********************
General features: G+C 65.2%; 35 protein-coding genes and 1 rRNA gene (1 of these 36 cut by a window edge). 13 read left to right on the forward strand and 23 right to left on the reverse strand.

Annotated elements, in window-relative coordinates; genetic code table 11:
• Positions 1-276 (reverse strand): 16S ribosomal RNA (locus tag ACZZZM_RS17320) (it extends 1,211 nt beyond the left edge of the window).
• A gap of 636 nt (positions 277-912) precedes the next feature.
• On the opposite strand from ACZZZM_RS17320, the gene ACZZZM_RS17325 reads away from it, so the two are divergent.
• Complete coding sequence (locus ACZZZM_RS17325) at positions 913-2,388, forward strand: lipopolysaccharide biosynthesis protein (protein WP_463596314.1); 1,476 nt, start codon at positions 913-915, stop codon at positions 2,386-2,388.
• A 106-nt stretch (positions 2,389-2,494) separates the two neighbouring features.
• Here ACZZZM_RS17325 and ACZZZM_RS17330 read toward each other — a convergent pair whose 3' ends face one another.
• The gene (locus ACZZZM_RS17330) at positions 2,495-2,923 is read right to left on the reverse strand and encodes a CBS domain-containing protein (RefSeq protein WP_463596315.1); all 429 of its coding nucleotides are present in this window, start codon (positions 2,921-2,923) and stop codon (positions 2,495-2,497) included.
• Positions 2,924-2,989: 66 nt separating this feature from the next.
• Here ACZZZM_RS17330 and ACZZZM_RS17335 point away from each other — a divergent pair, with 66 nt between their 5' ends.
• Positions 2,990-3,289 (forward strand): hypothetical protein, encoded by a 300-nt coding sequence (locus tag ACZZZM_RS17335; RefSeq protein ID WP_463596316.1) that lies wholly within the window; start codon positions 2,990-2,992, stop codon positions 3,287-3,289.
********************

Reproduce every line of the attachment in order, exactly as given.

General features: G+C 65.2%; 35 protein-coding genes and 1 rRNA gene (1 of these 36 cut by a window edge). 13 read left to right on the forward strand and 23 right to left on the reverse strand.

Annotated elements, in window-relative coordinates; genetic code table 11:
• Positions 1-276 (reverse strand): 16S ribosomal RNA (locus tag ACZZZM_RS17320) (it extends 1,211 nt beyond the left edge of the window).
• A gap of 636 nt (positions 277-912) precedes the next feature.
• On the opposite strand from ACZZZM_RS17320, the gene ACZZZM_RS17325 reads away from it, so the two are divergent.
• Complete coding sequence (locus ACZZZM_RS17325) at positions 913-2,388, forward strand: lipopolysaccharide biosynthesis protein (protein WP_463596314.1); 1,476 nt, start codon at positions 913-915, stop codon at positions 2,386-2,388.
• A 106-nt stretch (positions 2,389-2,494) separates the two neighbouring features.
• Here ACZZZM_RS17325 and ACZZZM_RS17330 read toward each other — a convergent pair whose 3' ends face one another.
• The gene (locus ACZZZM_RS17330) at positions 2,495-2,923 is read right to left on the reverse strand and encodes a CBS domain-containing protein (RefSeq protein WP_463596315.1); all 429 of its coding nucleotides are present in this window, start codon (positions 2,921-2,923) and stop codon (positions 2,495-2,497) included.
• Positions 2,924-2,989: 66 nt separating this feature from the next.
• Here ACZZZM_RS17330 and ACZZZM_RS17335 point away from each other — a divergent pair, with 66 nt between their 5' ends.
• Positions 2,990-3,289 (forward strand): hypothetical protein, encoded by a 300-nt coding sequence (locus tag ACZZZM_RS17335; RefSeq protein ID WP_463596316.1) that lies wholly within the window; start codon positions 2,990-2,992, stop codon positions 3,287-3,289.